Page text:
Step Four: Confirm Your Images Are In Order
After clicking on the Focus Stack menu item, a warning dialogue box will appear reminding you to ensure that the images in the selection are arranged according to their focal distance. If they are, click Proceed. If they’re not, go back to Manage mode and click and drag to rearrange the images.
Step Five: Save The Final Image
The focus stack will then load the images and align them automatically before blending them, showing progress bars as these processes happen. Soon a Save Image As dialogue box will appear, asking you to choose a file name and location to save the new Focus Stack blended image.
Here’s the final image. Notice the sharp details from near to far:
For More Advanced Control, Try This Method
For photographers who want more control—including the ability to fine-tune the focus stack settings and blending—go back to step two above and proceed in a slightly different manner by using the Edit mode.
In Manage mode, again select the images to be used in the focus stack by ordering them correctly, and then control-click (or shift-click on the first and last photo in the range) to select them. Then choose Load Files Into Stack from the Process menu. Photo Studio Ultimate 2020 will then load each of the selected images into layers, switching automatically to Edit mode.
Next, from within Edit mode, verify that all the images you wanted in your stack are included in the layers, and that they are ordered correctly. Again, it doesn’t matter if the frames progress in focus from near to far or far to near, just that the focus point moves in a single direction through the series.
From here, click on the Layer menu and look for Focus Stack near the bottom—or simply type CTRL+SHIFT+O to initiate the focus stack. As before, a warning will pop up to ensure the images are ordered correctly.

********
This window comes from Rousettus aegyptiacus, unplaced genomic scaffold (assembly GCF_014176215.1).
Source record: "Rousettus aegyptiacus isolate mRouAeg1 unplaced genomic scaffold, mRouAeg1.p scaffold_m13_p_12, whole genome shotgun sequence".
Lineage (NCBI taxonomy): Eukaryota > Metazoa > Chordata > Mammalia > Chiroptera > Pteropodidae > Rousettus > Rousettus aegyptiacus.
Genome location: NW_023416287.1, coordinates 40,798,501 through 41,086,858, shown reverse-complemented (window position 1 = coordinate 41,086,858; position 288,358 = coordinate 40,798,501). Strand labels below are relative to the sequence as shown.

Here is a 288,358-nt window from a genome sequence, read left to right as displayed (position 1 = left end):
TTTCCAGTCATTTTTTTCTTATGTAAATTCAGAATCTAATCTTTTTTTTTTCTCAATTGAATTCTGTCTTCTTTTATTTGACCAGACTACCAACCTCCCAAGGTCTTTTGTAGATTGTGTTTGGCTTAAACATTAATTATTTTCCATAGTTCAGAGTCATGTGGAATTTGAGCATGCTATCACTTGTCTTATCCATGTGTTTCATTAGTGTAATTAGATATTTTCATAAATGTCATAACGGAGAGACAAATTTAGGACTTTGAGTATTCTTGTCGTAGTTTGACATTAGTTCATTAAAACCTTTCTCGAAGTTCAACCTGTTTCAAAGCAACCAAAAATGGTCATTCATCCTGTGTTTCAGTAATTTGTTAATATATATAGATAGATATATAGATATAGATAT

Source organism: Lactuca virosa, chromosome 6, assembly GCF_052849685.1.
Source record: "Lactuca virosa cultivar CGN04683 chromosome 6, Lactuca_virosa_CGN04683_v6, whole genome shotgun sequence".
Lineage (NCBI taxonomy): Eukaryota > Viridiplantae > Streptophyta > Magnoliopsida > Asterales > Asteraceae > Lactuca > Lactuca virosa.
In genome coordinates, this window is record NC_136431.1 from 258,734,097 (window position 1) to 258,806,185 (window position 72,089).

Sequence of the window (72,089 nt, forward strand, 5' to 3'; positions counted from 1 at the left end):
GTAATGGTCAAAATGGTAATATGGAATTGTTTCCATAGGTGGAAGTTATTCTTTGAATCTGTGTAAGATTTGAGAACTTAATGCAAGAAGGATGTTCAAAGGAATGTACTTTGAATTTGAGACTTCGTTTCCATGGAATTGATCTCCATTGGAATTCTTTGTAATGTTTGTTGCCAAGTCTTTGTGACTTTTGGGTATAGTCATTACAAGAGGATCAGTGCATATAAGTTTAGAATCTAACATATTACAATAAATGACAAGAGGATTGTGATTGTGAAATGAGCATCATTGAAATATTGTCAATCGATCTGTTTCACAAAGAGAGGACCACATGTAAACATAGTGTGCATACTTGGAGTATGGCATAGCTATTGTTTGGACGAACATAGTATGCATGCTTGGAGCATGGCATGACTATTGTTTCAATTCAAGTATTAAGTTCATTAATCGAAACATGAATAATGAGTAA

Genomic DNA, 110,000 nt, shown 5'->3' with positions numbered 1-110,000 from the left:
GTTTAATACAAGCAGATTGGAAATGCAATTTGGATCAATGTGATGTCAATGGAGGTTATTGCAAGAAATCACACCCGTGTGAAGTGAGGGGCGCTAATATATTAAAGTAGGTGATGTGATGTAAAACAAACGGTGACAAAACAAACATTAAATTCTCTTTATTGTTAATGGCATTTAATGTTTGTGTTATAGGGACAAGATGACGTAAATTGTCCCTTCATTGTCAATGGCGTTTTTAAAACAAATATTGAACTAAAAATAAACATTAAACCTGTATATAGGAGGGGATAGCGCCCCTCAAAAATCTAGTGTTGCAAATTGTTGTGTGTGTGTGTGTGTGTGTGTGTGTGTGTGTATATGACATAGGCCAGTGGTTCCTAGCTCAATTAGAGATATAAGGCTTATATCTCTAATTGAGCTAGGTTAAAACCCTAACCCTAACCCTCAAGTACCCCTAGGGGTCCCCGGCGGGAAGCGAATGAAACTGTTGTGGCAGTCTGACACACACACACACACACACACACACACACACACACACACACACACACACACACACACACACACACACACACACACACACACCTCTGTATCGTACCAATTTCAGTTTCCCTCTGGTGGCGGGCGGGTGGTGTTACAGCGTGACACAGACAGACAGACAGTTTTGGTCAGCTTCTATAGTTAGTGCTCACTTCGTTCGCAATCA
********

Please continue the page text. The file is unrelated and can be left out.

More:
The Focus Stack popup window will appear, offering a few options for the process. First is a dropdown with two options: merging All Layers or just Selected Layers. Assuming you’ve only loaded images into the layers that you’d like to include in the focus stack, choose All Layers. If not, go back and select the layers you would like to include before initiating the process again, this time choosing Selected Layers.
The next choice is whether or not to auto-align layers. This approach is generally preferable in order to account for slight variations that might have occured from frame to frame. Left unchecked, the frames will be aligned as shot by default, which can make for some less-than-ideal blending. Also ensure that the Keep Layer Stack button is checked. This will retain the original image layers with the merged focus stack layer appearing atop them, as opposed to discarding them when the stack is complete.
Once it’s finished, the newly blended focus stack will appear as a new layer atop the Layers pane. From here you can selectively blend the focus-stacked image with the original layers below using layer masks, opacity controls and other layer-based effects.
To use layer masks to selectively paint away focus, right-click on the focus stack layer and choose Set Mask White to apply a transparent layer mask. Then choose the Brush from the toolbar below the file menu and adjust its size and opacity using the options that appear above the preview pane. With a black paint color selected, simply click and drag to paint transparency onto the focus-stacked layer. If you go too far with the mask, simply switch to white paint color and paint in the mask, restoring the visibility of the layer.
ACDSee Photo Studio Ultimate 2020 provides incredibly powerful control over focus stacking for users who want it, and a fully automated solution for those who don’t. But focus stacking is just one of the many powerful tools that this complete RAW workflow software provides. For more information, including additional new features, or to download a free trial, visit the ACDSee Photo Studio Ultimate website.